So some homosexuals want to be protected under the Sedition Act, well...

So some homosexuals want to be protected under the Sedition Act because they view themselves as a group with the selfsame rights to have their sensitivities molly coddled as are other groups.

One blogger, Solo Bear, has suggested that they do not qualify as a group that is on the same ‘league of religions’, and that unless they do, they cannot be afforded the protection of the Sedition Act.

My response, posted as a ‘comment’ on the relevant site :



Quite well argued Solo Bear. However, your argument is quite Confucian in approach.

The basis for your view is that homosexuals (i don't like the word 'gay' as i think it an unjust appropriation of the word, which means 'happy'. So what are heterosexuals then?) need to conform to the requirements of the Sedition Act to be afforded its molly coddling. In other words, we have to work our way around existing laws and conventions. That is quite typical of the Confucian approach toward life where people(mostly chinese and those whom are pro-capitalism) make the best out of a bad situation as opposed to getting rid of, or amending, the overarching bad situation.

Rules and Laws can and ought to be changed in the face of a changing milieu. So if homosexuals do not qualify for protection under the current criteria for groups worthy of protection, that would be due to the oversights of the past having knock-on effects on the formulation of the laws of today.

For instance, when protecting particular endangered species of animals, or animal rights, ought we to insist that they first get upstanding, speak in human tongue, be able to sit cross-legged whilst sipping an overpriced latte and expounding upon America's pro-Zionist stance before they are afforded the protection of the law?

I'm sure you get my point.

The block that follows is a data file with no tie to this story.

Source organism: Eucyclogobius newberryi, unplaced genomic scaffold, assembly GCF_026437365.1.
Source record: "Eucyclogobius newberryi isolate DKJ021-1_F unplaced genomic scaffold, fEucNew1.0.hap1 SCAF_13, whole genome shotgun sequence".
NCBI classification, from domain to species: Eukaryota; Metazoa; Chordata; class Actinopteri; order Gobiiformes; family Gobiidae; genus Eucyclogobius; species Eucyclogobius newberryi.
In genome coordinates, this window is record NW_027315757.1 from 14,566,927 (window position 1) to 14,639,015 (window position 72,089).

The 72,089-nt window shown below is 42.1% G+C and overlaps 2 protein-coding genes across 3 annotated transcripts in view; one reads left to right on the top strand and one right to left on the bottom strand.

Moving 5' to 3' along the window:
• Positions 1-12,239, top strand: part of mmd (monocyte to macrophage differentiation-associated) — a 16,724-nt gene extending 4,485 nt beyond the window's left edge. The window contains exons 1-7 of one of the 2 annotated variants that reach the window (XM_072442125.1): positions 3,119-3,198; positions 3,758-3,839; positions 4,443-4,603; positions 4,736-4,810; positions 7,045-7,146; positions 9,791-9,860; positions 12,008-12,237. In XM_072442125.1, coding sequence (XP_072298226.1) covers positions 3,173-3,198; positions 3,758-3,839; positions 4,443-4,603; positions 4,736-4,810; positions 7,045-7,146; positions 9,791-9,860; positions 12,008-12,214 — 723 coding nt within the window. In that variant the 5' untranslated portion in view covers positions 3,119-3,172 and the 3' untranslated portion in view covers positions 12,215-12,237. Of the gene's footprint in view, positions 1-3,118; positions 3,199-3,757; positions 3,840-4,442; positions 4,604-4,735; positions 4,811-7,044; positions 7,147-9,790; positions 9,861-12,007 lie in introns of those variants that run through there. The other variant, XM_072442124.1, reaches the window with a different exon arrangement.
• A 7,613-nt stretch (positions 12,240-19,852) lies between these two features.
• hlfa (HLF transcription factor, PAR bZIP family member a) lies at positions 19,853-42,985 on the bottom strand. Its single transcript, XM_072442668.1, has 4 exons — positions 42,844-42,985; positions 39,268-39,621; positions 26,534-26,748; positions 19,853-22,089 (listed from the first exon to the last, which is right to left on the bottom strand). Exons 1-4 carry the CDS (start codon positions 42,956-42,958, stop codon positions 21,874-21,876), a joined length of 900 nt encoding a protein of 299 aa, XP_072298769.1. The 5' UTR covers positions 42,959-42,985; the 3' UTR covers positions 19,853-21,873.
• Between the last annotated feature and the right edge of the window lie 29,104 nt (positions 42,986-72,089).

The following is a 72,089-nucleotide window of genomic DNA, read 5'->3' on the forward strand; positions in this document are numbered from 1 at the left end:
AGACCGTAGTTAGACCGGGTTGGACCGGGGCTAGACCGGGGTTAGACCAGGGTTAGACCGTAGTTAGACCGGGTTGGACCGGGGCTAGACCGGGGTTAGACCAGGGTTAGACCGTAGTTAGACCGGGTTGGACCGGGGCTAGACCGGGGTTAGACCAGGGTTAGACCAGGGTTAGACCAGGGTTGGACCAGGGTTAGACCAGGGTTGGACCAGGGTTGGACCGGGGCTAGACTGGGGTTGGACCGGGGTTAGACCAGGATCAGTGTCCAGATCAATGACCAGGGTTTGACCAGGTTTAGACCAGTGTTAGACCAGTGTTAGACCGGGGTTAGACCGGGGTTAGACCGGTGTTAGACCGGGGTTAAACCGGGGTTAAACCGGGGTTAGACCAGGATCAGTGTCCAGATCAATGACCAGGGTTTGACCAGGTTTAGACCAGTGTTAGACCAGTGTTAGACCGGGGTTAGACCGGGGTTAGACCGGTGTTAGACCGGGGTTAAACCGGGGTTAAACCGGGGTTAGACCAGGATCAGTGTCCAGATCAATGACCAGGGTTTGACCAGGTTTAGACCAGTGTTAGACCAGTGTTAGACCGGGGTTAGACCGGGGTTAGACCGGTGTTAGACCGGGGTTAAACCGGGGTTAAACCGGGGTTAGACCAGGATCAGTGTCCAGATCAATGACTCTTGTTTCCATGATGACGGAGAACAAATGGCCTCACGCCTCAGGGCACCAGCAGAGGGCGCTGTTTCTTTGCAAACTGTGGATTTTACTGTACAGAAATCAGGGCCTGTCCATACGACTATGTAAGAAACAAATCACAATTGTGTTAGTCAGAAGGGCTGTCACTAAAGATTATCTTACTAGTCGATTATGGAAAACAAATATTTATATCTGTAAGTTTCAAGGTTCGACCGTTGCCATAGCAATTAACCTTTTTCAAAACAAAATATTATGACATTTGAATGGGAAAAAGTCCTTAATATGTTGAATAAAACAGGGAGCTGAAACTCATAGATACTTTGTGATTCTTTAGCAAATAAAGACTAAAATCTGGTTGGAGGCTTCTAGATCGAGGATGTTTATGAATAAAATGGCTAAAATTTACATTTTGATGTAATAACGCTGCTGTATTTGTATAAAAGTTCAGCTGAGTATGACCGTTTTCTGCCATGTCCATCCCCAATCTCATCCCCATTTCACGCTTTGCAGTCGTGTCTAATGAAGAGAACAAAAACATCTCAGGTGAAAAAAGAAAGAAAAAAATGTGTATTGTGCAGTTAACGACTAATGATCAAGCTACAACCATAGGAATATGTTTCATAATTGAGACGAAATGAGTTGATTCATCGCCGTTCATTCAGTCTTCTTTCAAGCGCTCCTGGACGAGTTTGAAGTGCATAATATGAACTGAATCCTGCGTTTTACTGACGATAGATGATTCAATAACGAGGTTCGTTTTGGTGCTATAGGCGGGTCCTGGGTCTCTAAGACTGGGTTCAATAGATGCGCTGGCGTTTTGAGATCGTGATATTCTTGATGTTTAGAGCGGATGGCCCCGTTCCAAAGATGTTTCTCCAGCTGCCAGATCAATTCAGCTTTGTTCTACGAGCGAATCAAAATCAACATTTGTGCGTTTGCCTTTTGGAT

However, my point of contention with the homosexual movement for protection as a ‘sexual minority’ is that, whilst every group is going on about its sensitivities, very few are going on about the need to consider various views and not take issue with anyone who takes issue with theirs. I’m not into ‘sensitivity’ as I deem it quite childish and indicative of a cognitively retarded mindset that is averse to the novel or poses any threat to the basis upon which we base our self-esteem and identity, however weak and ill-formed - this of course does not refer to blatant insults or that which insults and diminishes another via exclusion.

Too much ado has been made of ‘sensitivity’. ‘Sensitivity’ is a double-edged sword that, whilst enabling a particular group to feel good about themselves, also protects ones penchant for the familiar, prejudices, biases, and so on. This can translate to the maintenance of an inegalitarian status quo that is, by law, entitled to our ‘sensitivity-cum-silence’. Hence, in the past, women might have been deemed ‘insensitive’ when they questioned the patriarchal society, or enslaved Africans, the right of ‘white’ dominance over their people, or a the culture of a household that abides by the dictum, ‘spare the rod and spoil the child’.

We have to ensure that whilst we clamour for ‘sensitivity’ toward our faith, ‘race’, culture, sexual preference, or the right to don jeans for the sake of exposing our boxers without critique, we do not marginalise the human potential to forward constructive criticism in the face of any phenomena. In that, I would recommend that the Sedition Act afford those forwarding constructive criticism its protection against the short-sighted use of the Sedition Act.


a2,

ed

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